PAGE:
The History of the Turner Prize

Artsway, Hampshire

I was a bit dubious about travelling to the middle of the New Forest to see a show whose content is so inseparable from London (London-based dealers; the Tate Gallery), but I needn't have worried. For a start the gallery is an ideal space for displaying work, reminiscent of the Lisson Gallery, indeed designed by the same architect. The show has been well- organised by the curator, who lives locally and has succeeded in attracting first- rate contemporary art to the area. On show is one work from each of the 15 Turner Prize-winning artists since the prize's inception in 1984, chosen to be representative of the artists' work when they won the prize. Five of the winning artists were represented by the Lisson Gallery at the time, and large sculptural works by Grenville Davey, Richard Deacon, Douglas Gordon (the video Blue) and Tony Cragg dominate the spaces.

Wall-mounted information panels summarise the main developments in the prize over the years. The set-up was basically flawed until 1991 when Channel 4 got involved. 1993 was a big year with the first female winner - Rachel Whiteread - and the K Foundation's intervention.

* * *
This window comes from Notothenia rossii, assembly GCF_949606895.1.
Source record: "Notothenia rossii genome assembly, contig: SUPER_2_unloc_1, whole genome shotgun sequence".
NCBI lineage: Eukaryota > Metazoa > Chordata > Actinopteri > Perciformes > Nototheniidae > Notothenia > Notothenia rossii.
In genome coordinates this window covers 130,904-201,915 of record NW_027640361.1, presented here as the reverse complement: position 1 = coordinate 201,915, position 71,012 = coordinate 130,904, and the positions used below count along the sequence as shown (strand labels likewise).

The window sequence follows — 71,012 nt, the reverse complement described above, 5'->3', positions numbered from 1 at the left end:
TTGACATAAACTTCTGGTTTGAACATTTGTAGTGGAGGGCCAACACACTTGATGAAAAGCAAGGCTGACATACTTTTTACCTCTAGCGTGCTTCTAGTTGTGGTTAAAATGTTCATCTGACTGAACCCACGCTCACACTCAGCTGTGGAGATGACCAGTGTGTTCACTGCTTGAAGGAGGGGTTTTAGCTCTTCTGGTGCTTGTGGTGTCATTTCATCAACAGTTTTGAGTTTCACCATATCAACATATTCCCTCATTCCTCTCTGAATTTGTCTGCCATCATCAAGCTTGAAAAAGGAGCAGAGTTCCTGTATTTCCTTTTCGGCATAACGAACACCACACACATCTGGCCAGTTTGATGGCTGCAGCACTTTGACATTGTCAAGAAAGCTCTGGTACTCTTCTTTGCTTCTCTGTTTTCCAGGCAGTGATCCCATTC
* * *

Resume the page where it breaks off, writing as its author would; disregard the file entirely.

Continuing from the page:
The show encourages thoughts about galleries as well as artists, and inevitably made me think about this Tuesday's prize-giving. The Wilson twins' video-installation Gamma looked superb at the Lisson. Will its impact on the judges have been enough to offset the less seductive presentation of their work at the Serpentine, and the twins' lacklustre piece presently showing at the Tate?

`': Artsway, Sway (01590 682260), to 23 Jan

Peter Liversidge

A22 Projects, London

National Geographic adverts provided the starting point for Peter Liversidge's naive-seeming paintings of cameras, watches and aeroplanes. The iconic images are detached from advertising copy and page design, but ad-speak is ironically re-introduced through the title of each work.

Downstairs, landscape paintings seem to address National Geographic's celebration of the world's natural landscape and wildlife. Liversidge's mock tributes to the North Montana Plains feature flat land, a wide sky, implied buffaloes, and the harsh realities of outdoor life. Sometimes the harshness faced is just the weather. But in one small painting a nuclear bomb explodes, and in another aliens abduct an unfortunate buffalo by beaming it aboard a flying saucer.

Linking the two strands of work is a rejection of both materialism and a colonialist form of individualism that's been on the way out since the developed world put a man on the moon. The attitude voiced is abject rather than aspirational. Not so much "To boldly go" as "Oh my God, they've killed Kenny."

Peter Liversidge:, A22 Projects, EC1 (0171837 2101) to 5 Dec

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